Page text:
The Court of Appeal has backed a ruling allowing Christchurch property developer David Henderson to bat off a statutory demand for $80,000.
The Henderson win is another chapter in the long and bitter saga between Wellington liquidator Robert Walker, who is the liquidator of Henderson’s failed property empire, and Henderson, who is a bankrupt.
The Court of Appeal, in a judgement on June 17, upheld a decision by associate Judge Rob Osborne setting aside a statutory demand on RFD Finance Ltd (RFD), lodged by Walker as liquidator of Sol Management Ltd (Sol).
Walker served the the demand on RFD, part of another group of Henderson companies, on August 7, 2013, requiring repayment of $80,000.
The money was part of $150,000 paid to Henderson’s company, Tomanovich Holdings Ltd (THL), by the Queenstown Lakes District Council. Henderson directed about $135,000 of the money to Sol’s Westpac account. About $26,000 was applied to Sol’s overdraft and, on the same day, he ordered the transfer of $80,000 to the trust account of Cousins & Associates, for the credit of RFD.
The $80,000 was then transferred between other Henderson companies. No records were kept of the terms on which THL diverted part of its $150,000 payment to Sol and of the nature of the transaction between Sol and RFD apart from a trust account note.
In the High Court, Judge Osborne said the documentation [provided by Henderson] was completely inadequate.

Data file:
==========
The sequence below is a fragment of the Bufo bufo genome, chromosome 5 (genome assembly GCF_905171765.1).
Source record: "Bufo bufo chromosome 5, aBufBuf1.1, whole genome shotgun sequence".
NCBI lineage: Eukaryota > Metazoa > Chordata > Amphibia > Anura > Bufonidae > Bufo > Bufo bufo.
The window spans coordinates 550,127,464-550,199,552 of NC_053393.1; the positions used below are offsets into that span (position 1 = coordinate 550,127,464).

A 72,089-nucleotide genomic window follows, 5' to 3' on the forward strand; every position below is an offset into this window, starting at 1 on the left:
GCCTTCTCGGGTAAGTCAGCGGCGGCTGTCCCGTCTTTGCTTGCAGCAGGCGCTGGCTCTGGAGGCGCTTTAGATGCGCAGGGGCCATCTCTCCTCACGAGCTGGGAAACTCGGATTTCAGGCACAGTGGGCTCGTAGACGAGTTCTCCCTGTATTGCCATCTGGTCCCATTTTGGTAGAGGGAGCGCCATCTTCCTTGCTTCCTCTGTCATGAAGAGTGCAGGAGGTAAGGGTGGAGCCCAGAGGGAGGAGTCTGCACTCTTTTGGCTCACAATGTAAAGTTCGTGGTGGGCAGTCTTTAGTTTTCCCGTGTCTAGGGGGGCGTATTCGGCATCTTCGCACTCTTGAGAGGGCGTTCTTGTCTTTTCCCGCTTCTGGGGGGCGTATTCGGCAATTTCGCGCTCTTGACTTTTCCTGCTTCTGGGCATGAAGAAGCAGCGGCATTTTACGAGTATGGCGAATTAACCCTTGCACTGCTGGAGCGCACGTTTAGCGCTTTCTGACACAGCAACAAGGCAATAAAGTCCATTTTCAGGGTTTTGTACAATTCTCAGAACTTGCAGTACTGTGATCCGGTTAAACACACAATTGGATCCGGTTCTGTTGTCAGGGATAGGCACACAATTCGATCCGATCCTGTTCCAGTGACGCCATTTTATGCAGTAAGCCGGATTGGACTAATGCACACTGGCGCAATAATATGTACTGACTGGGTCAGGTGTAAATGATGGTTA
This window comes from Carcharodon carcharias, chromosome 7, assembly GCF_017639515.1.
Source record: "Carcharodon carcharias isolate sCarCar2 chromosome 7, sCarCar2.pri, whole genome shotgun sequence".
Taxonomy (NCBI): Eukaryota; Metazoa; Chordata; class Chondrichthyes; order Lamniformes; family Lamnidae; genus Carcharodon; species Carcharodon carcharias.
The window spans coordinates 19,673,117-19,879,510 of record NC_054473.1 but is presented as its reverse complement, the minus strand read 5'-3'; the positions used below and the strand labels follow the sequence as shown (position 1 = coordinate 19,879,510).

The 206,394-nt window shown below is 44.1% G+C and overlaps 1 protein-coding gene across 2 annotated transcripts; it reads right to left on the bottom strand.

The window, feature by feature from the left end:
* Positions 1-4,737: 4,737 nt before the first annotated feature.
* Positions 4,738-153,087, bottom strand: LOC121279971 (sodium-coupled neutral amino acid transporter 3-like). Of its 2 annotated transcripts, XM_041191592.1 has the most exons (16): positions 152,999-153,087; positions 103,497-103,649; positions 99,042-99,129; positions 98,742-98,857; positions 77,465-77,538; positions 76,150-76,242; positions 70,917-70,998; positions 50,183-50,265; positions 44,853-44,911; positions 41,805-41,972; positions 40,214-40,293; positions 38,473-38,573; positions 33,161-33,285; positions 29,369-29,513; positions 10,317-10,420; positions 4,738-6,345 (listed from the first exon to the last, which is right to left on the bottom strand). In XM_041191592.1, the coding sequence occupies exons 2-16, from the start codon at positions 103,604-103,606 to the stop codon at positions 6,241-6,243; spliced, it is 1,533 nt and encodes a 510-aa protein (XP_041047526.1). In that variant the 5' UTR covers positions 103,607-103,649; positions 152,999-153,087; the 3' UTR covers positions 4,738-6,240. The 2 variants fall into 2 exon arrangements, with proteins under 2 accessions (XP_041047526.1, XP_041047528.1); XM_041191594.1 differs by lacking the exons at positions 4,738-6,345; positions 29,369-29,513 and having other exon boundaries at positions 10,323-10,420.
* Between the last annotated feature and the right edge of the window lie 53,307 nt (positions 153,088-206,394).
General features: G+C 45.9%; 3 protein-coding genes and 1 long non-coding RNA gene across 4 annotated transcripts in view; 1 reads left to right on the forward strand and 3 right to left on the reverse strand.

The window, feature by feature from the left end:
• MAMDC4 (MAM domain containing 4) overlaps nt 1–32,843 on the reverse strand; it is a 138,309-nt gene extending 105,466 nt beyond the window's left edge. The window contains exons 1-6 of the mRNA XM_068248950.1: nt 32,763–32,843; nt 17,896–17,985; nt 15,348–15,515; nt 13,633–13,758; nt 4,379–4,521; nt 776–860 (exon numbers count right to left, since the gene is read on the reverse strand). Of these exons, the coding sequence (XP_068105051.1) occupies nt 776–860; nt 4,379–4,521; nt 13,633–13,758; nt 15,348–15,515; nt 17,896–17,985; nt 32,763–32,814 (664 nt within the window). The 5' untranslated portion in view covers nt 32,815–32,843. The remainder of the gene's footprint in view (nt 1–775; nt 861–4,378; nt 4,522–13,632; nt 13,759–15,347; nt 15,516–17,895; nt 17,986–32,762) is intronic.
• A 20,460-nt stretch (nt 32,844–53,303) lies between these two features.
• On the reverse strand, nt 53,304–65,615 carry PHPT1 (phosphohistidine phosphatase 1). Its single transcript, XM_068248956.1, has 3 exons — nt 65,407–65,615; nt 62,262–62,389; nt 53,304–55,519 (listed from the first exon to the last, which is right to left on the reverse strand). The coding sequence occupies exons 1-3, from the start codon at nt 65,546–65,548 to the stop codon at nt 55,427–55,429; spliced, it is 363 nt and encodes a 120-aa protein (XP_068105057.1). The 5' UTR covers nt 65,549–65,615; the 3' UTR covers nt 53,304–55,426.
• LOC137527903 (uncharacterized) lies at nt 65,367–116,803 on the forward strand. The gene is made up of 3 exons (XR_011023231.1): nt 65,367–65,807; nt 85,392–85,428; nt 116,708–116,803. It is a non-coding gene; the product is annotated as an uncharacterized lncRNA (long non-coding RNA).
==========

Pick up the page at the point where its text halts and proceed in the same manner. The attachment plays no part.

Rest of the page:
Henderson contended the Sol account had been used as a conduit because THL had lost its bank account. The liquidator introduced documentary evidence Westpac was maintaining a bank account for THL as late as January 2011.
The Appeal Court endorsed “the associate Judge’s sympathy for the liquidator regarding the apparent ground for finding Mr Henderson in default of his director’s obligations to maintain financial records. Similarly we agree it was relevant Mr Henderson and Ms Buxton (Henderson’s wife) were not co-operative in attempts to clarify factual matters”.
However the court said Osborne was right he could not discount the prospect THL did not have a bank account and that Henderson had an argument putting the debt into dispute.
“The decision does not constitute a final determination of rights. Rather it precludes the liquidator from relying on the summary procedure in recovering assets claimed to be owed to the company in liquidation. The (issues) must await substantive determination on the issues.”
Source: Stuff News story by Martin Van Beynen. Published 23 June 2015